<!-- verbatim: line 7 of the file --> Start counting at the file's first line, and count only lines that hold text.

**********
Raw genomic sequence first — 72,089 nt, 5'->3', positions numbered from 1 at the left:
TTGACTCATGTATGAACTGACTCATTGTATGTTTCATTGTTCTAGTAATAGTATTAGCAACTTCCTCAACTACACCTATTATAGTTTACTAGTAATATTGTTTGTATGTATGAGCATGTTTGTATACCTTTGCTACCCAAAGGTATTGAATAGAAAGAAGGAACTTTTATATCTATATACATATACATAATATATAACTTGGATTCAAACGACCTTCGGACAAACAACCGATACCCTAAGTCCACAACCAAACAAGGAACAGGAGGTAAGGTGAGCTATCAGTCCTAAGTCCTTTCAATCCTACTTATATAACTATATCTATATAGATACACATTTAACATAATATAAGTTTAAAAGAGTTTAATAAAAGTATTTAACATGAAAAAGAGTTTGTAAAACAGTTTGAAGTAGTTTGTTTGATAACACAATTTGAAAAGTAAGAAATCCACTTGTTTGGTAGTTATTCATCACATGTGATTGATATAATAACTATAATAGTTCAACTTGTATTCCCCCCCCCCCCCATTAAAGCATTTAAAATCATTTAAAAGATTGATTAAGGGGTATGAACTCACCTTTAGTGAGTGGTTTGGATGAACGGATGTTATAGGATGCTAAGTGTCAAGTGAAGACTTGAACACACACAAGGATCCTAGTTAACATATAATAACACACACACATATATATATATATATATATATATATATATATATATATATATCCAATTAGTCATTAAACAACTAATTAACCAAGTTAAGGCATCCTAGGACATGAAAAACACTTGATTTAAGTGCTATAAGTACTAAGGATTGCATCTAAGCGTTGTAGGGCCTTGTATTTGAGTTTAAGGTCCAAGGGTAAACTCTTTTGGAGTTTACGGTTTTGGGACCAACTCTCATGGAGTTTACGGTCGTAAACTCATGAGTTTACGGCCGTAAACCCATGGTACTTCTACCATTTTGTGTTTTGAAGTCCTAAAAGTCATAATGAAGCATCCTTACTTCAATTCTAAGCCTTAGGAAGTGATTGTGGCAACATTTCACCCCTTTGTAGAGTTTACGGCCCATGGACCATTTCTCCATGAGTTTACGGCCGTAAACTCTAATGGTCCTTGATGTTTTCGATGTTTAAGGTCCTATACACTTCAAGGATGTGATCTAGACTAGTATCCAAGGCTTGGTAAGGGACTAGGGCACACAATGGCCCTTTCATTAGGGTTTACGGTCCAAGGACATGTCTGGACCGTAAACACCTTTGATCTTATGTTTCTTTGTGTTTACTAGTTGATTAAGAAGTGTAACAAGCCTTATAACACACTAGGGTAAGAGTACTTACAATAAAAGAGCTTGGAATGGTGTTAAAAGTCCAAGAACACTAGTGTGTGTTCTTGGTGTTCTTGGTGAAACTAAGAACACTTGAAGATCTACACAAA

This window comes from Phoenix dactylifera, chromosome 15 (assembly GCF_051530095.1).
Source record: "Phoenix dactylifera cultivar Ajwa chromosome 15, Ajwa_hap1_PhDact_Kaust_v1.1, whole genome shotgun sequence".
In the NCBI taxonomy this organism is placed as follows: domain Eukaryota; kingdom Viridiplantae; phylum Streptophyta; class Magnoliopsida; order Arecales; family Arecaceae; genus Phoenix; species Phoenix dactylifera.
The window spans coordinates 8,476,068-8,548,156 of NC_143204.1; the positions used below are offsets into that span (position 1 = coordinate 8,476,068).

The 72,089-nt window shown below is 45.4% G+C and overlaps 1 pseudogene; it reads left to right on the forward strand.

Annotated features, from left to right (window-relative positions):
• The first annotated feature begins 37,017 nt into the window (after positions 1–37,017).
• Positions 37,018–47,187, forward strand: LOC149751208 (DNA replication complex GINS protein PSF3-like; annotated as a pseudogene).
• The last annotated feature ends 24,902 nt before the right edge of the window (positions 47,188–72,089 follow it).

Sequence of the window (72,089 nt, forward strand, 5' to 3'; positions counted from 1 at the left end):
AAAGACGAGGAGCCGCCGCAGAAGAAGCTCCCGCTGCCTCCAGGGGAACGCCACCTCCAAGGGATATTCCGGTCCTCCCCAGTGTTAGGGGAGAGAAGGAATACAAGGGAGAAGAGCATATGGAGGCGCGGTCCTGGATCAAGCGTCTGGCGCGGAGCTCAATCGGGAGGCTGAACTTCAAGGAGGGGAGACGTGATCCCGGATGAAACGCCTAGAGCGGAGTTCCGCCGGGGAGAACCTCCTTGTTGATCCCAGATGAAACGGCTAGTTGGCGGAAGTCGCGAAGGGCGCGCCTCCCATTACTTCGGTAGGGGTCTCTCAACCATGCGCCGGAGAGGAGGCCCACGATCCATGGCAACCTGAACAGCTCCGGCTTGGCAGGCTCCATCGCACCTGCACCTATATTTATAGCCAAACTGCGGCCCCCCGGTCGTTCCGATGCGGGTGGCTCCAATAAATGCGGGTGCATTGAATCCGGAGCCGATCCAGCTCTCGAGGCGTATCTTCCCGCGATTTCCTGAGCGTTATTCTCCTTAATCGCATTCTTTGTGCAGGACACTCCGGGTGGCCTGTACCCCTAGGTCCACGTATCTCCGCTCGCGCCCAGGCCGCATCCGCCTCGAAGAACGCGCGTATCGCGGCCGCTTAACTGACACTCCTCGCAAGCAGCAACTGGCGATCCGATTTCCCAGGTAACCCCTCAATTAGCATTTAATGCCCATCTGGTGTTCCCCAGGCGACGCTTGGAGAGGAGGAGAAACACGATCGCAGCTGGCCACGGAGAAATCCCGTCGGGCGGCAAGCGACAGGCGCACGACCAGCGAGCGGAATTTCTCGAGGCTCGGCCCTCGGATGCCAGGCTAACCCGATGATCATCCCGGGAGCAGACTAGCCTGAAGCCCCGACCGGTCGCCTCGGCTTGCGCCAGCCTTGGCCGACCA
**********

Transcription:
The 72,089-nt window shown below is 45.4% G+C and overlaps 1 pseudogene; it reads left to right on the forward strand.